National Consumers League

Group praises NY investigation revealing ‘outrageous’ mislabeling of supplements at major national retailers


February 3, 2015

Contact: Ben Klein, National Consumers League,, (202) 835-3323

Washington, DC – The National Consumers League (NCL) applauds Attorney General Eric Schneiderman for his aggressive investigation of adulterated and fraudulent dietary supplements sold on the private labels of four major national retailers—GNC Target, Walmart, and Walgreens. The investigation revealed that supplements were mislabeled, some of which contained none of the ingredients they were marketed to contain. The investigation included 390 tests involving 78 samples, and found that just 21 percent of tested supplements identified DNA from plant species listed on the label.

“Hats off to the New York Attorney General for exposing this rampant consumer fraud. Americans are wasting millions of dollars on supplements that claim to contain ‘healthful’ ingredients when they do nothing of the kind,“ said Sally Greenberg, NCL’s executive director. Consumers must be able to trust the list of ingredients on the bottle; sadly, this testing reveals that information is far from reliable. Among other concerns, the millions of consumers with allergies may be in grave danger if ingredients are not listed on the label.”

NCL, the nation’s pioneering consumer advocacy organization, advocated for the passage of the Pure Food and Drugs Act of 1906, the first significant consumer protection law, and continues to fight for a safe marketplace free of adulterated food.

While the U.S. Food and Drug Administration (FDA) requires drugs to meet stringent regulations for safety and efficacy before they hit the market, dietary supplements are free of any such requirements.  Congress enacted legislation preventing the FDA from protecting consumers from harmful supplements and rejected any pre-approval process. As a result, the FDA must demonstrate that a product is unsafe before removing it. NCL supports legislation that would bring stronger oversight to the dietary supplements industry.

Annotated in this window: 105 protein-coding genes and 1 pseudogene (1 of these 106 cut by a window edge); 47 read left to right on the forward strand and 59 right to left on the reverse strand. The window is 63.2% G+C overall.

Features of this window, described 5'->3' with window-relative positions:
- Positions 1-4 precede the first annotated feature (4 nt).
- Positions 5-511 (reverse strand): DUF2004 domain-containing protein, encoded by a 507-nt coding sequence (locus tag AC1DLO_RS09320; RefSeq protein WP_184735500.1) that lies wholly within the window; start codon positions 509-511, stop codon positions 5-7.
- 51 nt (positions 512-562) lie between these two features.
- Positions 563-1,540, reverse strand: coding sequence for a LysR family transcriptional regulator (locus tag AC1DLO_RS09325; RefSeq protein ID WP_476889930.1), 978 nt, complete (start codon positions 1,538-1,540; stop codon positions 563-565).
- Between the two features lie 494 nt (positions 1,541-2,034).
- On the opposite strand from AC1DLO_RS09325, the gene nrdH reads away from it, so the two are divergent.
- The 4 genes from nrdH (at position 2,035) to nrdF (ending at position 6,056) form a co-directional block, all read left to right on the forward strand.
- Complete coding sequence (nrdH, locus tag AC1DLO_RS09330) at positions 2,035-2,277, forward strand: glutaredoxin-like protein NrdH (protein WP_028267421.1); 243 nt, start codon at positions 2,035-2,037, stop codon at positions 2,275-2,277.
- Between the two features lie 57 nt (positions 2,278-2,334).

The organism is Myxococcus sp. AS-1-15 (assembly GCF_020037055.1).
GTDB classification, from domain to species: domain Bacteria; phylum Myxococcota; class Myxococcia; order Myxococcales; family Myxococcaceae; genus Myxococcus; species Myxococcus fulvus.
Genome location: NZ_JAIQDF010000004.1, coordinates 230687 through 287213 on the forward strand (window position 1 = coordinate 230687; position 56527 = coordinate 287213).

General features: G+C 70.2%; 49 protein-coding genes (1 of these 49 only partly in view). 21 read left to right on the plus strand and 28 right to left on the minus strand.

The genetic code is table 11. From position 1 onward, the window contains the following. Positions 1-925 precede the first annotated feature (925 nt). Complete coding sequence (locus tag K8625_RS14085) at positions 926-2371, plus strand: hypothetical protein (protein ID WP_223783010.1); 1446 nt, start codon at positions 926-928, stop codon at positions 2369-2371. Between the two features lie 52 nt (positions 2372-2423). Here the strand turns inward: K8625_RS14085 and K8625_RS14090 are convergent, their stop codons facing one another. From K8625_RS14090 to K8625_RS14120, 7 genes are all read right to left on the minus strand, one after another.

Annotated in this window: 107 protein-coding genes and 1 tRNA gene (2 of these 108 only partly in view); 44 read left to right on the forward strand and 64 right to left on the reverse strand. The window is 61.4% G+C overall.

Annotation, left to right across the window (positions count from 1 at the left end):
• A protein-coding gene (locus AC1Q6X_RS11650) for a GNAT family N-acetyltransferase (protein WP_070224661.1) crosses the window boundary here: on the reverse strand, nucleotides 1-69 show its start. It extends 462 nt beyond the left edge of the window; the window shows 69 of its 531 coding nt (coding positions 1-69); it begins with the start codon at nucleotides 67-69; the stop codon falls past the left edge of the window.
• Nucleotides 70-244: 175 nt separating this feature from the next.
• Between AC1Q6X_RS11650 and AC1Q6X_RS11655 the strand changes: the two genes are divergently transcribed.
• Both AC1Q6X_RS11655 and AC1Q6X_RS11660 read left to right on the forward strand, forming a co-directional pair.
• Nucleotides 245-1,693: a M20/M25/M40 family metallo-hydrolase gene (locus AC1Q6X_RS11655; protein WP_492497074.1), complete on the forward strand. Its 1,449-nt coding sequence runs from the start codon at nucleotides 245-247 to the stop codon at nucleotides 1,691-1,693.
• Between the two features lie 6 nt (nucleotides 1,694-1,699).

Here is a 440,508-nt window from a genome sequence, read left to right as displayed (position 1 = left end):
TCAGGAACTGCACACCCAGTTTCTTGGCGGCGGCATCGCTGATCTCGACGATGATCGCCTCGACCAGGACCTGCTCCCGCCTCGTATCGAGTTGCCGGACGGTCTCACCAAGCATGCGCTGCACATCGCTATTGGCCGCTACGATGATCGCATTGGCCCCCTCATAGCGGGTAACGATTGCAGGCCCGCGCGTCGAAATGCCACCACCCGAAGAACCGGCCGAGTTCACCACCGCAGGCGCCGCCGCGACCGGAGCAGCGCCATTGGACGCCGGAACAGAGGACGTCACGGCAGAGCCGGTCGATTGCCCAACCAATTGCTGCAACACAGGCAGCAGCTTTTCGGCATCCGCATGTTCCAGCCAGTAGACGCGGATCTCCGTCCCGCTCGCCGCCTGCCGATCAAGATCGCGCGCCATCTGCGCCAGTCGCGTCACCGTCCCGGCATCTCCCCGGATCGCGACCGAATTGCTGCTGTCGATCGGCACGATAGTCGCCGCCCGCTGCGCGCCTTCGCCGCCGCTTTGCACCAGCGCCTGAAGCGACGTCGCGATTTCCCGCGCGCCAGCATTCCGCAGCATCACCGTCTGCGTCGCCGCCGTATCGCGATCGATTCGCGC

The New York AG investigation found that 35 percent of supplements tested contained ingredients not on the label, including rice, beans, citrus, asparagus, wheat, houseplants, and others. The supplement industry contributes $61 billion to the U.S. economy, according to the Natural Products Foundation. Supplements are consumed by an estimated 150 million Americans, according to a 2013 study from the Canadian Institutes of Health Research.

“Dietary supplements have gained such mainstream popularity that they are a part of everyday life for millions of consumers,” said Rebecca Burkholder, NCL’s vice president of health policy. “Manufacturers and retailers must be held accountable for the aggressive, and at times, misleading promotion of these products. We welcome investigations such as Attorney General Schneiderman’s, and we call on the Federal Trade Commission to prosecute companies that are found to be selling bogus products to consumers in the name of health.”


About the National Consumers League

The National Consumers League, founded in 1899, is America's pioneer consumer organization. Our mission is to protect and promote social and economic justice for consumers and workers in the United States and abroad. For more information, visit